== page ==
Ad­ven­tures of a Franco-Ja­panese Teen Hero

Animation Magazine - - CONTENTS - By Charles Solomon

Tony Valente’s Ra­di­ant ex­em­pli­fies the in­ter­na­tional crosspol­li­na­tion of the comics scene.

Ra­di­ant: Sea­son One Part One Funi­ma­tion: 4 discs, DVD and Blu-ray; $64.98

Ra­di­ant ex­em­pli­fies the on-go­ing cross pol­li­na­tion be­tween West­ern and Ja­panese an­i­ma­tion and comics. As the French buy and read more manga than any coun­try out­side of Ja­pan, it’s not sur­pris­ing to see artists from those na­tions in­flu­enc­ing each other’s work.

Tony Valente be­gan his “man­fra” Ra­di­ant in French in 2013; it was pub­lished in Ja­pan two years later, and has been avail­able in English (from VIZ) since 2018. In an in­ter­view with Anime News Net­work, Valente said, “I’m a reader of Sho­nen Jump and I re­ally en­joy them … When I think about mak­ing a manga, I don’t see a rea­son as to why I can’t do a Sho­nen Jump-like manga. I wanted to tell a sim­i­lar type of story to please the type of reader that I am.”

Fo­cus­ing on “boy’s” ac­tion-driven sto­ries, Sho­nen Jump is the most pop­u­lar weekly manga magazine in Ja­pan. Valente’s lay­outs, de­signs and story would look right at home on its pages. The ob­vi­ous in­flu­ences are Dragon Ball, One Piece and Naruto.

Ra­di­ant was an­i­mated in 2018 by Tokyo-based stu­dio Lerche, whose artists ap­par­ently spe­cial­ize in ac­tion se­quences. They pro­duced a rol­lick­ing boy’s ad­ven­ture, filled with bat­tles, mon­sters, ex­plo­sions, su­per­pow­ers, schem­ing villains and slap­stick com­edy.

De­spite his small horns, dark hair and per­pet­ual ban­dages, teenage hero Seth (Christophe­r Llewyn Ramirez) looks a bit like a lanky Naruto. Anime fans—and Sho­nen Jump read­ers — will im­me­di­ately rec­og­nize his type: the ea­ger ap­pren­tice who com­mands enor­mous la­tent pow­ers, but who cur­rently boasts more en­thu­si­asm than skill.

Mysterious Mon­sters

Seth must find his way in a dan­ger­ous world haunted by Neme­sis, pow­er­ful crea­tures who look a bit like the Hol­lows in Bleach. Neme­sis cause enor­mous de­struc­tion wher­ever they fall to Earth, and the few hu­mans who sur­vive their at­tacks bear marks — like Seth’s horns — and ac­quire mysterious pow­ers. Only sor­cer­ers can fight and de­feat Neme­sis. Com­pli­cat­ing things fur­ther are the ac­tiv­i­ties of the In­qui­si­tion, whose mem­bers per­se­cute sor­cer­ers, fo­ment­ing fear and ha­tred of them.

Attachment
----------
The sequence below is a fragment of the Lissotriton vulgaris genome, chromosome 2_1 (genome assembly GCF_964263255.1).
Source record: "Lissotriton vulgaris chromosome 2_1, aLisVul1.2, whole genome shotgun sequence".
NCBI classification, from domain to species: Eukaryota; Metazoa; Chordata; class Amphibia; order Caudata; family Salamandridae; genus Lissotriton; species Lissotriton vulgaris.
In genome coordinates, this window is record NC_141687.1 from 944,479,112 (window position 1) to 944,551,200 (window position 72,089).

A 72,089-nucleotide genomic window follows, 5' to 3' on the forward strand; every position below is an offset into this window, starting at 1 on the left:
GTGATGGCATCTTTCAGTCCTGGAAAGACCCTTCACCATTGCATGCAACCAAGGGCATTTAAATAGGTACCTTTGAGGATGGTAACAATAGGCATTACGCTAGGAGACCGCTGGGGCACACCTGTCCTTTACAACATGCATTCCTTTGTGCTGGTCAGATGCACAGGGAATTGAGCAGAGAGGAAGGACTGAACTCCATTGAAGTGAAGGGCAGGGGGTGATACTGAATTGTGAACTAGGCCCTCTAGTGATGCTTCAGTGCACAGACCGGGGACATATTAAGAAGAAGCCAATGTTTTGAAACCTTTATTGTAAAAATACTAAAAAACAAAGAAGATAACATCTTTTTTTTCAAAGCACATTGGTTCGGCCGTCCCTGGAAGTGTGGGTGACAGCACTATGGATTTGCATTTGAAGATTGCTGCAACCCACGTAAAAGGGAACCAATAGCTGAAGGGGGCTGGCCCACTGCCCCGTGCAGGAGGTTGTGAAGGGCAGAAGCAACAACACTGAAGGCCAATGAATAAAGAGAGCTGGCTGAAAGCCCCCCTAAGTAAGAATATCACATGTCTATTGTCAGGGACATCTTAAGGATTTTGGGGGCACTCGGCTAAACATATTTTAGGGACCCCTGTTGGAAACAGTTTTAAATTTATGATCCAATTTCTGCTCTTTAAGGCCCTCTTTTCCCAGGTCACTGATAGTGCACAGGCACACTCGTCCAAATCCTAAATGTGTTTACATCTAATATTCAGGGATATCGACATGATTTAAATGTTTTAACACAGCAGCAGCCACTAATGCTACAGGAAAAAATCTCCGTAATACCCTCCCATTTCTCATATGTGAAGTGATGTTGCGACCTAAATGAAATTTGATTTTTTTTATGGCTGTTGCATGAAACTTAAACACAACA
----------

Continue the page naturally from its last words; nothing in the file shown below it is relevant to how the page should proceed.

In the first episodes, Seth leaves hot-tem­pered sor­cerer Alma (Mon­ica Rial), who raised the aban­doned lit­tle boy. Alma’s crusty ex­te­rior con­ceals a kind heart, and she may re­mind view­ers of Izumi-sen­sei in Full­metal Al­chemist and other ex­as­per­ated dis­ci­plinar­i­ans.

Seth trav­els to the Artemis Academy, a school for sor­cer­ers run by a ve­nal yel­low cat. He hopes the master Yaga will teach him how to con­trol his for­mi­da­ble pow­ers, which have al­ready caught the at­ten­tion of the In­qui­si­tion’s ar­mored war­riors. Seth’s ul­ti­mate goal is ex­tremely am­bi­tious: He wants to find and de­stroy the leg­endary Ra­di­ant, the source of the

Neme­sis, bring­ing peace to hu­man­ity and end­ing the per­se­cu­tions of the In­qui­si­tion.

But knowl­edge comes at a price: Ev­ery­thing in Artemis costs, and costs a lot. Seth, his friend and ally Melie (Caitlin Glass) and their hap­less re­searcher pal Doc (Shawn Gann) quickly rack up a stag­ger­ing debt. Typ­i­cally, Seth cheer­fully mis­con­strues his record-break­ing deficit as an achieve­ment wor­thy of cel­e­bra­tion. To work off some of their ar­rears, they’re as­signed var­i­ous odd jobs around the school. What should be a rou­tine clean­ing as­sign­ment brings them into con­flict with the crooked Brav­ery Quar­tet. Seth risks ex­pul­sion from the Academy by de­fy­ing Yaga’s ban on his us­ing magic to res­cue one of the villains from cer­tain death.

Valente and di­rec­tors Seiji Kishi and Dai­sei Fukuoka steer a mid­dle course for their hero. Al­though he con­stantly gets him­self into trou­ble, he’s not the de­ter­mined goof-off Naruto was as a stu­dent. He’s ea­ger to use his pow­ers to pro­tect the in­no­cent from both the Neme­sis and the In­qui­si­tion, but he lacks the dif­fi­dent self­less­ness of Deku in

My Hero Academia.

Al­though the many fights fea­ture the usual blasts of en­ergy and named at­tacks, Valente adds a po­lit­i­cal note to Seth’s shenani­gans by hav­ing the In­qui­si­tion also per­se­cute im­mi­grants, some of whom wear hi­jab-like head cov­er­ings. Ra­di­ant may not be a ground-break­ing se­ries, but it’s cer­tainly an en­ter­tain­ing one—and view­ers would never suspect it be­gan in French, rather than Ja­panese. ◆

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